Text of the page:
Where did the idea for this show come from? How is it organized?

I've loved Kusama's work for many years, and once her European retrospective was announced last year I knew it is the right momentum to curate a show of her work in Hong Kong. The idea was to allow people that love her work access to her MutualArt.com imagecollection right here at their doorstep. For those who don't have the chance to travel to Paris or London to view the museum showings, this was still an opportunity to take part in the international celebration of the artist's successful career. We spent the last 10 months working on the collection for the show building a balanced exhibition showcasing works from the early 1980s up to 2011 with sculptures and limited editions prints, adding volume to the painting collection.

How did you select work for this exhibition -- Infinity in the Universe of Yayoi Kusama -- from such a prolific artist?

We were seeking important pieces of the artist's eclectic portfolio, as well as ones that carry her most famous and recognizable motifs, such as the Infinity Nets and the Pumpkins (pictured below right).MutualArt.com image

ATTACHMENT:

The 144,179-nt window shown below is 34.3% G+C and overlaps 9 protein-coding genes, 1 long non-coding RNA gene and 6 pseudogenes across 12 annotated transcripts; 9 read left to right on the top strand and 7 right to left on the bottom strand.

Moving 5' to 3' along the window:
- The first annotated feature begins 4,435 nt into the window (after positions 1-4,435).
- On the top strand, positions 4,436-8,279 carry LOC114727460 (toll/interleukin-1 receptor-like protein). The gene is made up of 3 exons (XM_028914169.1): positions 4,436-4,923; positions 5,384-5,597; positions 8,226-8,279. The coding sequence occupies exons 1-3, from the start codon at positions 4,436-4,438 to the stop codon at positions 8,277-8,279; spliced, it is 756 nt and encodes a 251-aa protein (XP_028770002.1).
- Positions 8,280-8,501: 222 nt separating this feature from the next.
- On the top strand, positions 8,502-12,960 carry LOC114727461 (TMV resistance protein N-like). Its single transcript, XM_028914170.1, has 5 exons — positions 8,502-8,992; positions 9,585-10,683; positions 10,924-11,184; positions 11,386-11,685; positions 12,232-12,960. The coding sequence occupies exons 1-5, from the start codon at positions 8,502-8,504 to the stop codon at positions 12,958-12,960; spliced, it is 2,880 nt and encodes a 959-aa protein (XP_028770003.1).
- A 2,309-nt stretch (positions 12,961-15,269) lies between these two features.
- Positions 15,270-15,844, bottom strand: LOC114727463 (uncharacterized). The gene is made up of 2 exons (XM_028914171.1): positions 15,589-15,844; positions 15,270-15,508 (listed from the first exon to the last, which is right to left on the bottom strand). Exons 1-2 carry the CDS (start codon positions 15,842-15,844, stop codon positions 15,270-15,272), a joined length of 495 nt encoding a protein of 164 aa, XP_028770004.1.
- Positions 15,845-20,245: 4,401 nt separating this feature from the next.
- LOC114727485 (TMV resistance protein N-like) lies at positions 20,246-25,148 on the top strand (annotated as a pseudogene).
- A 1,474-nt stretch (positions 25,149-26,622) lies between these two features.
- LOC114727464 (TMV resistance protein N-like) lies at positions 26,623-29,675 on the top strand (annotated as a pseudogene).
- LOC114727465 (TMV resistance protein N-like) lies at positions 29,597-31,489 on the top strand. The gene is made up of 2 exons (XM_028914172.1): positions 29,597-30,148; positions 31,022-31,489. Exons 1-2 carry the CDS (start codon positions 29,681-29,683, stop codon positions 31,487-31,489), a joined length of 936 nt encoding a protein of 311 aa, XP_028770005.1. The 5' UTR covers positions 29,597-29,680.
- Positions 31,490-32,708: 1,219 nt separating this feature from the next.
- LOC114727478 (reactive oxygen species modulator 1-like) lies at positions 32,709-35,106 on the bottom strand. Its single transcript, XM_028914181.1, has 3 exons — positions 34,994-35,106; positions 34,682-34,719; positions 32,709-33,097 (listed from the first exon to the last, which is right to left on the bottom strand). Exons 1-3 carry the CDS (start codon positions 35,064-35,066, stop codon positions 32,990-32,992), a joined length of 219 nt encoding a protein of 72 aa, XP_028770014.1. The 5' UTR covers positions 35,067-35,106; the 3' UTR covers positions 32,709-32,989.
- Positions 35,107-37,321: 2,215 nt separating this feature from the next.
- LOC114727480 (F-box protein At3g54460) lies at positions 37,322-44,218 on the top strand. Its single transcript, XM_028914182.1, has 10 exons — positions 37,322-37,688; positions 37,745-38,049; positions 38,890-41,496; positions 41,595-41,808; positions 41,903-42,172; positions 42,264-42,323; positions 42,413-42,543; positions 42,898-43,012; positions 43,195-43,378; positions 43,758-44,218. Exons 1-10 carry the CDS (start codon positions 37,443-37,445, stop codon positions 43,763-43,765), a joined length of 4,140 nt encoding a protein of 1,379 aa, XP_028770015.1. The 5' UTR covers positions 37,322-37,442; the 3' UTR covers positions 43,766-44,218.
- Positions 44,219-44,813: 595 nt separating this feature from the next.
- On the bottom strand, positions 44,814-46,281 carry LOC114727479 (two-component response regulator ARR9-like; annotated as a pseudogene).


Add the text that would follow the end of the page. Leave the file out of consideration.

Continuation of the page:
Which works are the highlights of this exhibition?

The main highlight of the show is the unique piece titled Kei Chan, a girl in polka dot dress sculpture raising to 2.6m in height (pictured above left). Kusama created the work last year, at the age of 83 years old. It is a remarkable display of the peak of her creativity and livelihood even at this age.

Why is the artwork of Yayoi Kusama unique?

Kusama is considered an avant-garde artist that experimented in numerous artistic areas since the early 1960's. The Infinity Nets (pictured below left) and the polka dots identify her unique inventions and became her trademark in the art world. From live installation to film directing, her entire oeuvre is dotted by these motifs.

MutualArt.com imageHow does Infinity in the Universe of Yayoi Kusama fit into the Hong Kong scene right now, which is already packed with last weekend's ART HK 2012 and all of its complementary events?